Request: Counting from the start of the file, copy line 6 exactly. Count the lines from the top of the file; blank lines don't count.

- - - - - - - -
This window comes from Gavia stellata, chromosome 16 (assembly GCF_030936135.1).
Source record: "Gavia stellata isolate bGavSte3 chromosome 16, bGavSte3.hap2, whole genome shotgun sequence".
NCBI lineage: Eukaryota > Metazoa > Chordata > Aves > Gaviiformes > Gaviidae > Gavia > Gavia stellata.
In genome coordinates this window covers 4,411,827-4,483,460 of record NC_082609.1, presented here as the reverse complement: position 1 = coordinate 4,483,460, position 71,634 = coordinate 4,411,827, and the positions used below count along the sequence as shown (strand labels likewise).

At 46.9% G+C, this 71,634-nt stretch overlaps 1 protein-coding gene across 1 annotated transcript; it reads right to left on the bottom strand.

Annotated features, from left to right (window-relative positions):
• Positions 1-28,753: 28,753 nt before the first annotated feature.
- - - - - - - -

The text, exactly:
Annotated features, from left to right (window-relative positions):